Lactose intolerance is a very common condition; it is estimated to affect about 75 percent of the American population. Symptoms can range from mild to distressing and are experienced when dairy products are consumed.
Lactose intolerance can lead to an array of serious digestive problems. Diarrhea, gas, abdominal cramps and bloating are the most common symptoms, but some patients may experience pain in the lower abdomen, vomiting, nausea, and occasional constipation.
Some treatments for lactose intolerance include enzyme supplements to help break down lactose; lactose exposure to acclimatize the body to the carbohydrate; and an assortment of prebiotics and probiotics.
The gastrointestinal tract is a large organ system that performs numerous tasks including the breakdown of food, absorption of nutrients, and removal of waste.
A gastrointestinal disorder is any condition that affects the digestive system. It is estimated that these conditions affect 60-70 million people in the US alone, leading to a quarter of a million deaths annually.
Whereas symptoms vary depending on the condition and underlying causes, most gastrointestinal diseases share common symptoms such as diarrhea, constipation, bloating, stomach pain, and excess gas.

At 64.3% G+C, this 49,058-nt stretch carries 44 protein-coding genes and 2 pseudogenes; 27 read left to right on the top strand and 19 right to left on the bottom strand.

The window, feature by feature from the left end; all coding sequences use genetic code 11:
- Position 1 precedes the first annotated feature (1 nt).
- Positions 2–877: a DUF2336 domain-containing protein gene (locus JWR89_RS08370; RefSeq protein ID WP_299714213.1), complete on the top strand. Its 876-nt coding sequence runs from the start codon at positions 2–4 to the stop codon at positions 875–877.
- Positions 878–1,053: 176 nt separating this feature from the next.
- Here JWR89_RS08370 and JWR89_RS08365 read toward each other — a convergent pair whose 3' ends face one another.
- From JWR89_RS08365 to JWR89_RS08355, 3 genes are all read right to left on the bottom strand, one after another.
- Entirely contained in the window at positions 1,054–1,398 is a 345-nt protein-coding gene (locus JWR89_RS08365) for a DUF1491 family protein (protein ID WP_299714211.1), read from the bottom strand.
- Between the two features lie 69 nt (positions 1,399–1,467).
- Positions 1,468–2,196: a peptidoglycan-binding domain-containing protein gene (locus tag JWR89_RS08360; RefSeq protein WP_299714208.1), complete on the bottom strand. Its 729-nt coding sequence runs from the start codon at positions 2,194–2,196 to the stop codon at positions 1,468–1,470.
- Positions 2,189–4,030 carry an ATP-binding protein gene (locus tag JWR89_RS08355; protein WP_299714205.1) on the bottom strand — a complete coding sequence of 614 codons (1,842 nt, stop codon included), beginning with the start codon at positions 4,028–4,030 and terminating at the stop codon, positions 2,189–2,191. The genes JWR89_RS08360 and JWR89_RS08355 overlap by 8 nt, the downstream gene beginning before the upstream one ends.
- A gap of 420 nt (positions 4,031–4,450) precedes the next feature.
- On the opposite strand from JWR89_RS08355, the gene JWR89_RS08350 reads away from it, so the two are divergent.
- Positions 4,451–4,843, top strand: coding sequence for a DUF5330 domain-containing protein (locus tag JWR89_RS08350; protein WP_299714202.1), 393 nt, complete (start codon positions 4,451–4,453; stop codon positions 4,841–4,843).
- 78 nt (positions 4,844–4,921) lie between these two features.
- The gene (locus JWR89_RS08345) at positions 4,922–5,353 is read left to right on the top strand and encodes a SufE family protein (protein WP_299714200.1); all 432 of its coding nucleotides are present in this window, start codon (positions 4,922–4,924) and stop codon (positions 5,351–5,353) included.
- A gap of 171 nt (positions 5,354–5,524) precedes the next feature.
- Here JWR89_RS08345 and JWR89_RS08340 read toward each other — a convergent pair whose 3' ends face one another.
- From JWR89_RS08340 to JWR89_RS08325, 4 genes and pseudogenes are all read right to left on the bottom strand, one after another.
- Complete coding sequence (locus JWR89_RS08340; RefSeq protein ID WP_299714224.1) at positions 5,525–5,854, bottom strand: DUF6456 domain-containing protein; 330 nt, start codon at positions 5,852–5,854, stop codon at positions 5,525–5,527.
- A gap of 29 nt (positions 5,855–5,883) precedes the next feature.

To recap, the most common digestive conditions include:
Celiac disease – This is an autoimmune digestive disorder in which the body launches an immune reaction to gluten. While the exact cause isn’t known, genetics and the presence of other autoimmune disorders play a role in celiac disease development.
Constipation – This is a very common digestive problem affecting more than 2.5 million individuals in the US. A constipated person has difficulty moving bowels because of a dry, hard stool.
Chronic diarrhea – This is a condition in which a person passes watery or loose stools for four or more weeks. This persistent diarrhea can cause severe dehydration and other serious digestion problems.
Gastroesophageal Reflux Disease (GERD) – This is characterized by persistent bouts of acid reflux or heartburn which can slowly damage the esophagus. A person with GERD experiences acid reflux symptoms at least twice per week. It affects about 20 percent of the US population.